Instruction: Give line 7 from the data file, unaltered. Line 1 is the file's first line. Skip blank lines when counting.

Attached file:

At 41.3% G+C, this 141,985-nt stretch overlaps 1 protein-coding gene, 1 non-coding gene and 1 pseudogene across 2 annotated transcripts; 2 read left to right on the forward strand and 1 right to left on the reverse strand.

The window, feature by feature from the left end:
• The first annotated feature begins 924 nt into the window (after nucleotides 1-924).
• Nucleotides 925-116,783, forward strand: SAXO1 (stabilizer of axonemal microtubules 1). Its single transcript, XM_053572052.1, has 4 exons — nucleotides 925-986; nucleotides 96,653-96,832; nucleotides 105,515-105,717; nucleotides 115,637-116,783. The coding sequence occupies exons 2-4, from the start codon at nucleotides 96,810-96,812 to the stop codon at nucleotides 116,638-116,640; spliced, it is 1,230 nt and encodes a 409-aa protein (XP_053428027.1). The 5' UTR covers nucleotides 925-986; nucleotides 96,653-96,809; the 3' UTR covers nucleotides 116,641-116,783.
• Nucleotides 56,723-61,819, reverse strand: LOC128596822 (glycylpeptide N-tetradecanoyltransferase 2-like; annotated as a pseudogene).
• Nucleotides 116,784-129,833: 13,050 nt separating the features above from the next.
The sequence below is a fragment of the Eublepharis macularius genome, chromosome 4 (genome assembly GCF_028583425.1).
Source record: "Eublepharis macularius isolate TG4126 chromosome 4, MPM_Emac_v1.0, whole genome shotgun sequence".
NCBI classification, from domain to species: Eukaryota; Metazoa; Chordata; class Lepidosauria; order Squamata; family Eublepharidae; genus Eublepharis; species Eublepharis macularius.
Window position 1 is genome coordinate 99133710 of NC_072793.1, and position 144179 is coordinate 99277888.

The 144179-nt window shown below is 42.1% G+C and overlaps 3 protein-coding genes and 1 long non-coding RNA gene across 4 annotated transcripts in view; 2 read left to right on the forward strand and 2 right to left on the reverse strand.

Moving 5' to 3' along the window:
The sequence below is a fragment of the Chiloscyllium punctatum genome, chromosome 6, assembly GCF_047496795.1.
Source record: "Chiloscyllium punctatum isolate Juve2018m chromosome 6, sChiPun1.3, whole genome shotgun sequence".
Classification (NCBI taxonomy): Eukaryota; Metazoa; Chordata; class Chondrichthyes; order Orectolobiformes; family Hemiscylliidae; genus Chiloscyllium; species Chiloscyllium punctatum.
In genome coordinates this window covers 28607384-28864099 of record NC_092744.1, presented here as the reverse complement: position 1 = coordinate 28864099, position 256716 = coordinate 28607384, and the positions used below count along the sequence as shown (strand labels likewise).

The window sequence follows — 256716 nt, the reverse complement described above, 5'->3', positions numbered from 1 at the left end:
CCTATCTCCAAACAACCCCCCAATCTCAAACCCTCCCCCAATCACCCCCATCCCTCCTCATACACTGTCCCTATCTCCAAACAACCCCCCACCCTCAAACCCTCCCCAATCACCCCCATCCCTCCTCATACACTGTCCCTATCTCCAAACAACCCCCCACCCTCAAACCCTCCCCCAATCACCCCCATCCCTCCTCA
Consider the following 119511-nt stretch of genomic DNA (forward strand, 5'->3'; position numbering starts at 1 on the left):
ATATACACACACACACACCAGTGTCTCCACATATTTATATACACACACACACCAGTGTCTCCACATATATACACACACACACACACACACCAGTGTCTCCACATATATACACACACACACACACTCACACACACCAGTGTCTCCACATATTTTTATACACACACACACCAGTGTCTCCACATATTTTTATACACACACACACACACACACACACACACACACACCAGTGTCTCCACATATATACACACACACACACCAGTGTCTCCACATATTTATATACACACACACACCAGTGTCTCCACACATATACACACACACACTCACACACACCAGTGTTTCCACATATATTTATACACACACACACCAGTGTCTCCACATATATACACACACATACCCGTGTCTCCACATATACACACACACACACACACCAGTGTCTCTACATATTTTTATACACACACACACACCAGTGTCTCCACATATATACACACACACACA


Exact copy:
The sequence below is a fragment of the Eublepharis macularius genome, chromosome 4 (genome assembly GCF_028583425.1).